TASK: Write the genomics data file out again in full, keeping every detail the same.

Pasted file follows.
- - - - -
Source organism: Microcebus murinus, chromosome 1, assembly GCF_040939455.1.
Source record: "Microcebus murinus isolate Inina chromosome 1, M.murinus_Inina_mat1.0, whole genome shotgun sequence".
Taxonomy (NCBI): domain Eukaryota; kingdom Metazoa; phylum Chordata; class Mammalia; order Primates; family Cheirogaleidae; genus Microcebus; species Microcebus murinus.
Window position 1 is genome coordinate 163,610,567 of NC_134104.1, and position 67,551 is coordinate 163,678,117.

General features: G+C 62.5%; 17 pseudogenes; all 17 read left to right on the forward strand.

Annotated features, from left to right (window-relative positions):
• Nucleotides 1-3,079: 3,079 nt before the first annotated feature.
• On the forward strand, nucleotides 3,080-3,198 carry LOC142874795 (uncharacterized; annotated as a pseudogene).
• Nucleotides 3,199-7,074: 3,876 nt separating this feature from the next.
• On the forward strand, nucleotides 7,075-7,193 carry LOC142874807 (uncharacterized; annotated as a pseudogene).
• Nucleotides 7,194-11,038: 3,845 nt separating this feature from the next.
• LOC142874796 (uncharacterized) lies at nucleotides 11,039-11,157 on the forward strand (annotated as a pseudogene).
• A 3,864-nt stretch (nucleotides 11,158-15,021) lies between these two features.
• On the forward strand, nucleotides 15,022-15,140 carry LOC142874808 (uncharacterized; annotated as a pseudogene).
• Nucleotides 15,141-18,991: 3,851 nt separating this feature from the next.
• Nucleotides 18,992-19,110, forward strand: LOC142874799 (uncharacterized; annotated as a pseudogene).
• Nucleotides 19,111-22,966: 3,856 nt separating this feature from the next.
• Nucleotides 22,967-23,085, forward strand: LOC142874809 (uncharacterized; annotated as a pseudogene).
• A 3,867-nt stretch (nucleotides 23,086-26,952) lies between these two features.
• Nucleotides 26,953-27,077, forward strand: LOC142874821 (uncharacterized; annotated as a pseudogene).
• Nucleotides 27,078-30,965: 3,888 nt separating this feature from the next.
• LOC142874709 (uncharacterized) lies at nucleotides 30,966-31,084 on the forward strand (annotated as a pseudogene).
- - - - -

Source organism: Microcebus murinus, chromosome 1, assembly GCF_040939455.1.
Source record: "Microcebus murinus isolate Inina chromosome 1, M.murinus_Inina_mat1.0, whole genome shotgun sequence".
Taxonomy (NCBI): domain Eukaryota; kingdom Metazoa; phylum Chordata; class Mammalia; order Primates; family Cheirogaleidae; genus Microcebus; species Microcebus murinus.
Window position 1 is genome coordinate 163,610,567 of NC_134104.1, and position 67,551 is coordinate 163,678,117.

General features: G+C 62.5%; 17 pseudogenes; all 17 read left to right on the forward strand.

Annotated features, from left to right (window-relative positions):
• Nucleotides 1-3,079: 3,079 nt before the first annotated feature.
• On the forward strand, nucleotides 3,080-3,198 carry LOC142874795 (uncharacterized; annotated as a pseudogene).
• Nucleotides 3,199-7,074: 3,876 nt separating this feature from the next.
• On the forward strand, nucleotides 7,075-7,193 carry LOC142874807 (uncharacterized; annotated as a pseudogene).
• Nucleotides 7,194-11,038: 3,845 nt separating this feature from the next.
• LOC142874796 (uncharacterized) lies at nucleotides 11,039-11,157 on the forward strand (annotated as a pseudogene).
• A 3,864-nt stretch (nucleotides 11,158-15,021) lies between these two features.
• On the forward strand, nucleotides 15,022-15,140 carry LOC142874808 (uncharacterized; annotated as a pseudogene).
• Nucleotides 15,141-18,991: 3,851 nt separating this feature from the next.
• Nucleotides 18,992-19,110, forward strand: LOC142874799 (uncharacterized; annotated as a pseudogene).
• Nucleotides 19,111-22,966: 3,856 nt separating this feature from the next.
• Nucleotides 22,967-23,085, forward strand: LOC142874809 (uncharacterized; annotated as a pseudogene).
• A 3,867-nt stretch (nucleotides 23,086-26,952) lies between these two features.
• Nucleotides 26,953-27,077, forward strand: LOC142874821 (uncharacterized; annotated as a pseudogene).
• Nucleotides 27,078-30,965: 3,888 nt separating this feature from the next.
• LOC142874709 (uncharacterized) lies at nucleotides 30,966-31,084 on the forward strand (annotated as a pseudogene).